Danny Fenster, journalist held in Myanmar prison, arrives in NYC


American journalist Danny Fenster is back on home soil after six months behind bars in military-ruled Myanmar.

The Detroit journalist was convicted of spreading false or inflammatory information, contacting illegal organizations and violating visa regulations and was just last week sentenced to 11 years in prison at hard labor.

After being released into the custody of former US Ambassador to the United Nations Bill Richardson on Monday, Fenster arrived at JFK Airport early Tuesday sporting a thick beard and long hair under a red woolen hat gifted to him by another prisoner.

Fenster shared a loving embrace with his overjoyed family outside an airport hotel before joking he was due for a shave and haircut.

“(It’s been a) long time coming, a moment I had been imagining so intensely for so long,” Fenster said.

“Surpasses everything I had imagined.”

Pictured shortly after his arrival, Fenster appears at a press conference with Bill Richardson, the former U.S. diplomat who helped secure his release.
Pictured shortly after his arrival, Fenster appears at a press conference with Bill Richardson, the former US diplomat who helped secure his release.
AP/Craig Ruttle

The freed political prisoner claimed he was not beaten or starved while in custody but suspected he had contracted COVID-19.

“You just go a little stir crazy and the longer it drags on, the more worried you are that it’s just never going to end,” he told Reuters from the tarmac at Hamad International Airport in Doha while in transit.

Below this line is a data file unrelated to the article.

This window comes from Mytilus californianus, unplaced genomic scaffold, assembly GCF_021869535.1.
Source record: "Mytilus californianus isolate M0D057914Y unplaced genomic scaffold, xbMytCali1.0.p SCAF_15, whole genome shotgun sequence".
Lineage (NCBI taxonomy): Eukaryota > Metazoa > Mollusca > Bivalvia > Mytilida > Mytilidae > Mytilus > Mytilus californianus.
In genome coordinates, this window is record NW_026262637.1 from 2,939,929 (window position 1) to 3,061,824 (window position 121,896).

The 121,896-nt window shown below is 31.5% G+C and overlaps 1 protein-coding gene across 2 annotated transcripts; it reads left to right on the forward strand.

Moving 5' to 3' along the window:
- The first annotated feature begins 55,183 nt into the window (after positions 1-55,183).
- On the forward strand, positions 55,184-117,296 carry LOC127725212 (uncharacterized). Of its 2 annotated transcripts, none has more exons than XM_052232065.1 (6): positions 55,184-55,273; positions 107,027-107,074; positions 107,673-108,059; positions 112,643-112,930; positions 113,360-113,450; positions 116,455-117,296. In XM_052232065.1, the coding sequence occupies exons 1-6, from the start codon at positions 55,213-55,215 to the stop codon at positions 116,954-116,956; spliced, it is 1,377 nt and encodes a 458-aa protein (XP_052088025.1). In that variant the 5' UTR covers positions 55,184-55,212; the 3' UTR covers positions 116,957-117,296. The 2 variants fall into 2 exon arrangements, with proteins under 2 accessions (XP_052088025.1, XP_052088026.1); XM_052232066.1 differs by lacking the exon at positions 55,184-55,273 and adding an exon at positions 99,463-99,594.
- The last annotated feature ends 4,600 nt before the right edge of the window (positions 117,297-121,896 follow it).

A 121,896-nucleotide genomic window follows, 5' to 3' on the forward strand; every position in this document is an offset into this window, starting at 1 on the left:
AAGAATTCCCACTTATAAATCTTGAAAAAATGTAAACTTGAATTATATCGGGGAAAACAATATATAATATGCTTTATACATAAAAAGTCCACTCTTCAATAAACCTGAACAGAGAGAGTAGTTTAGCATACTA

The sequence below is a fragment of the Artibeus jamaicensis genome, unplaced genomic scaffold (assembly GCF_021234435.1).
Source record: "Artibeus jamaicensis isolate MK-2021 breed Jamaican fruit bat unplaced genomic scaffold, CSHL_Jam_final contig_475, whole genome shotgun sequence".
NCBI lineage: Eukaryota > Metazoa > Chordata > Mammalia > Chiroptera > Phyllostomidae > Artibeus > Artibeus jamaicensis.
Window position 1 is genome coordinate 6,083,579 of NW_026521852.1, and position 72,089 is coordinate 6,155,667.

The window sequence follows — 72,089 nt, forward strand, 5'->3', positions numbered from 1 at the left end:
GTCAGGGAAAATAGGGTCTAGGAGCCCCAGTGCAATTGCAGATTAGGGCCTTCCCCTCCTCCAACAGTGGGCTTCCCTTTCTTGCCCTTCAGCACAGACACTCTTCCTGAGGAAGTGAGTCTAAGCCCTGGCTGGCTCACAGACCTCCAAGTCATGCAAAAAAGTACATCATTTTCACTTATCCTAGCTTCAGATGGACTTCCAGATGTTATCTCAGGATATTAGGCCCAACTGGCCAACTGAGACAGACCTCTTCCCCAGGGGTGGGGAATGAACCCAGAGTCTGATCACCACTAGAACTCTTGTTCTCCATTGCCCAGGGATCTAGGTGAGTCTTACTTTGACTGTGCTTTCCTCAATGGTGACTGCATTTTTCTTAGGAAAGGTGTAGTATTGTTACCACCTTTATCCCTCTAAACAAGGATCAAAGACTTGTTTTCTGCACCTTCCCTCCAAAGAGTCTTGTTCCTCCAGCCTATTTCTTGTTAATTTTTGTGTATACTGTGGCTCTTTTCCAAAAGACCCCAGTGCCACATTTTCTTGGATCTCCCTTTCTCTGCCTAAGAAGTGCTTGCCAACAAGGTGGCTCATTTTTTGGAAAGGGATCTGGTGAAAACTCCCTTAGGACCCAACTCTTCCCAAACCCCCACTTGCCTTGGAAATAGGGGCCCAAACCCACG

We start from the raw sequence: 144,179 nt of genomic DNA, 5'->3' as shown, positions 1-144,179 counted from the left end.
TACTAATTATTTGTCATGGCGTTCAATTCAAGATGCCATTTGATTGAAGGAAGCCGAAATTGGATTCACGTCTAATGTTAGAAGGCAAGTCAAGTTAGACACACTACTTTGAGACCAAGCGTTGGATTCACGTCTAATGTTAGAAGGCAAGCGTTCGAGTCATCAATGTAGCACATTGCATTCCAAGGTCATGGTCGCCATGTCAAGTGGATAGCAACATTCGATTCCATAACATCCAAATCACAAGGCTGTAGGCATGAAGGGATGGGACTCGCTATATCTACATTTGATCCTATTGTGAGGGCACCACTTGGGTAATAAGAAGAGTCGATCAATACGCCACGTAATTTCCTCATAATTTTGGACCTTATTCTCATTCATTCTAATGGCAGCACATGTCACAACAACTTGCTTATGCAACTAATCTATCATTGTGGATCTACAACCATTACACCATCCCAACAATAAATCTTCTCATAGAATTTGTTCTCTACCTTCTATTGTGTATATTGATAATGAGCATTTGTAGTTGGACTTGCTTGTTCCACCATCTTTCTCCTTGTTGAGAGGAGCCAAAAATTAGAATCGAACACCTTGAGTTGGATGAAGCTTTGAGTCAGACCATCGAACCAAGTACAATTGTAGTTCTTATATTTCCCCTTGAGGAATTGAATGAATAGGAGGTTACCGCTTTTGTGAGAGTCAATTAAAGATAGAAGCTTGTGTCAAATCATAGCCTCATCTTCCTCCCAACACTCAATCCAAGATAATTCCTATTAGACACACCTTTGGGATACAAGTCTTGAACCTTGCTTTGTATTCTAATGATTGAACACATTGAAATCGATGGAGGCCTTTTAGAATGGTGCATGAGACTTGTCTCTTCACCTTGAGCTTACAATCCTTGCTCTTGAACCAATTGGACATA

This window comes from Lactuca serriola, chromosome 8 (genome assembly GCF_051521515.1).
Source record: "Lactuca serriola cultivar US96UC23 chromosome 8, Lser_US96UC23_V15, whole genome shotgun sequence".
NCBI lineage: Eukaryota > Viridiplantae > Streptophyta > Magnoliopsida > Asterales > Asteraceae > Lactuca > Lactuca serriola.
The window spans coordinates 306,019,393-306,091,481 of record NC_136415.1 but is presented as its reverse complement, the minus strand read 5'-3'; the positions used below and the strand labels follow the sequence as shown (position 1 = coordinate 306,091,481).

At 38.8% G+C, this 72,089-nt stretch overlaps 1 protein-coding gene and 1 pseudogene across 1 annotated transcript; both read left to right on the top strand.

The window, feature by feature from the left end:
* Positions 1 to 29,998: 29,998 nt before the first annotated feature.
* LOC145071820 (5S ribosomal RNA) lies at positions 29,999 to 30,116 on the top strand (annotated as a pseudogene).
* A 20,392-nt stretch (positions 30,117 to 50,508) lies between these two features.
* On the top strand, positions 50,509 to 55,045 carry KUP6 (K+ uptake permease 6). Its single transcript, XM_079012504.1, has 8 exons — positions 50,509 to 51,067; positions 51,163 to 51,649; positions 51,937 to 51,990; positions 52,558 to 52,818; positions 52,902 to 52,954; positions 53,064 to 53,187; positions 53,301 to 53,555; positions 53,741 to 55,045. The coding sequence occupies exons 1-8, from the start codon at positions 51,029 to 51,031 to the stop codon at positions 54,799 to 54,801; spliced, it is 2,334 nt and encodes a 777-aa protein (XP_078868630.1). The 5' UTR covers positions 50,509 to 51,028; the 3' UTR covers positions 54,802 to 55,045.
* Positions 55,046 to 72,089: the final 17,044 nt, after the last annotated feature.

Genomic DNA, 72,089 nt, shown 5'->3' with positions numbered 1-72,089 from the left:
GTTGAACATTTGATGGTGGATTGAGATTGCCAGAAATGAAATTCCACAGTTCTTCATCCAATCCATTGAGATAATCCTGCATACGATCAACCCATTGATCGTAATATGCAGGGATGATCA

“That was the biggest concern, staying sane through that. … But physically, I was healthy.”

Danny Fenster
It is still unclear what Danny Fenster did wrong. His court proceedings in Myanmar were closed to the public.
Fenster Family/AFP via Getty Ima

It was never clear exactly what Fenster was alleged to have done, as the court hearings held at Yangon’s infamous Insein Prison were closed to the media and the public.

The prosecution’s case reportedly hinged on Fenster working for a news website that the Myanmar government shut down, despite taking a job for a different employer well before the official edict. 

Fenster is one of more than 100 journalists, media officials or publishers who have been detained since the Myanmar military ousted the elected government of Nobel laureate Aung San Suu Kyi in February, the AP reported.

Myanmar generals “were convinced that it wasn’t worth it to hang on to Danny,” US Rep. Andy Levin (D-Mich.), who represents the Fenster family in Congress, told Detroit radio station WWJ. 

“If they kept him and anything really happened to him, we would never forget it. We would never forgive them.”

Fenster still faces two additional charges in a different Myanmar court for allegedly violating the counterterrorism law and a statute covering treason and sedition.

With Post wires

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